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Sorry still seems to be the hardest word

26 February 2014

Des Kelly OBE

NCF Blog - by Des Kelly OBE


Something that David Behan (CEO, CQC) said at yesterday’s Care & Support Alliance meeting got me thinking. He was describing work that CQC are currently doing with the Patients Association on complaints arguing that they represent ‘free intelligence’. I should say at the outset that I completely agree with him on this issue.

One of the most challenging and rewarding roles I have held in the care sector was as Service Quality Director in a large corporate care provider. It is almost 20 years ago and the organisation had sought to integrate operational management within a service quality framework across 60+ care homes supporting around 2500 residents. A significant part of our remit (although I hadn’t realised it when the new structure was just put in place) was the handling of complaints.

Within the Service Quality Team we decided that we would try to break the typical approach of responding to complaints defensively. It might seem naïve but we wanted to demonstrate a transparent and open management style by responding quickly and thoroughly to complaints.
We used an early meeting with complainants as the opportunity to understand how they wanted the matter resolved. We learned that when people complain they want it acknowledged that they were right to complain as something was wrong in some way. In the majority of cases, an apology at this stage was the end to the matter. Why is sorry still the hardest word in social care?

Let me be clear, however, that in the most serious of situations when things have gone wrong that it is vital that action is taken and evident and followed up. People want reassurance that it won’t happen again. They want to know that lessons have been learned.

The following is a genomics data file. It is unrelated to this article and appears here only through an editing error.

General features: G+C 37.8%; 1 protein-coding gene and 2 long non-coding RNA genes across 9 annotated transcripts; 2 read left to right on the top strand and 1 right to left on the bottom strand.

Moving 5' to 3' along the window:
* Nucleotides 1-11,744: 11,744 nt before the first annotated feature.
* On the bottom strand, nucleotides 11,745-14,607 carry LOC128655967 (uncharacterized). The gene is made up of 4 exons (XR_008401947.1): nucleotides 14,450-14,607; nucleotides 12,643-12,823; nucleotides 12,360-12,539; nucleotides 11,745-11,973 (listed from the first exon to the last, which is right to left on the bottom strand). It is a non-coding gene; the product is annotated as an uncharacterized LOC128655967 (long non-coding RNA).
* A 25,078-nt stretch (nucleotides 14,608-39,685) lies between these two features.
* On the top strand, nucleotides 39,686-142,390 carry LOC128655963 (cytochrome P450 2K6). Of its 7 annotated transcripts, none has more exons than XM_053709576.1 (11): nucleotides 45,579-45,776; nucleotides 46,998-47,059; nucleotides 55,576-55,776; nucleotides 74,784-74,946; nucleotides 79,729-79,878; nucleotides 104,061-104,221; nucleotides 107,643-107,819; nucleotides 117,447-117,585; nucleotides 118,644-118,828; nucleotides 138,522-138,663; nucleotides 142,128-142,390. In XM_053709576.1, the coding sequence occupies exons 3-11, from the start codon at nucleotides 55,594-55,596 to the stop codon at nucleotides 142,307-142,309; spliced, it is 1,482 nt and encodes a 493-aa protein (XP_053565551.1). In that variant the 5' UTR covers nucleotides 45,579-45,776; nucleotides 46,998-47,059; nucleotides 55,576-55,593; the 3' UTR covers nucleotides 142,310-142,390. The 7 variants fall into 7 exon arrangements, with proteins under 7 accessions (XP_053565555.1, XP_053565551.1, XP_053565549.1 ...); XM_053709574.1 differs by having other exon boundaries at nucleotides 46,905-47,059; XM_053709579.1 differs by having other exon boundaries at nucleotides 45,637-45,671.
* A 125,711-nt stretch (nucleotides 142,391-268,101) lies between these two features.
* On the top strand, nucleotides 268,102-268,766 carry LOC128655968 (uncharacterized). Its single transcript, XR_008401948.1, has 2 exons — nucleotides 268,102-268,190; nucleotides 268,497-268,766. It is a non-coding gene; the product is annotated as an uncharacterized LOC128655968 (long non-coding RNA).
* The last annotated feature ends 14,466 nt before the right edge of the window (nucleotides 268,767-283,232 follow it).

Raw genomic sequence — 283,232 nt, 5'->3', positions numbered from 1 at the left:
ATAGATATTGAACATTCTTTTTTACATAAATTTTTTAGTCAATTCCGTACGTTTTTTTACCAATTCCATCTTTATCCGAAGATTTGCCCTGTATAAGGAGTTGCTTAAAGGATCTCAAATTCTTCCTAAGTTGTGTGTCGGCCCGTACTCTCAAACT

This may mean that systems or procedures or training has been changed. Sometimes they expect that staff will have been subject to disciplinary procedures. Only occasionally (in my experience) are they wanting compensation.

So often, it seems to me, we make a situation worse because of a fear of litigation – the idea that we can’t say sorry as it involves admitting liability. One of the main problems of this response is that it ignores the humanity or compassion of the situation especially when there have been tragic consequences.

David Behan’s remark that complaints are ‘free intelligence’ fits here. Complaints can be undiluted feedback about a service. When they are acted upon they become a part of service quality improvement. Care and support services that are capable of learning in this way have the best chance of becoming consistently excellent. It starts with being able to say sorry …and meaning it!

Des Kelly OBE
Executive Director
National Care Forum

 
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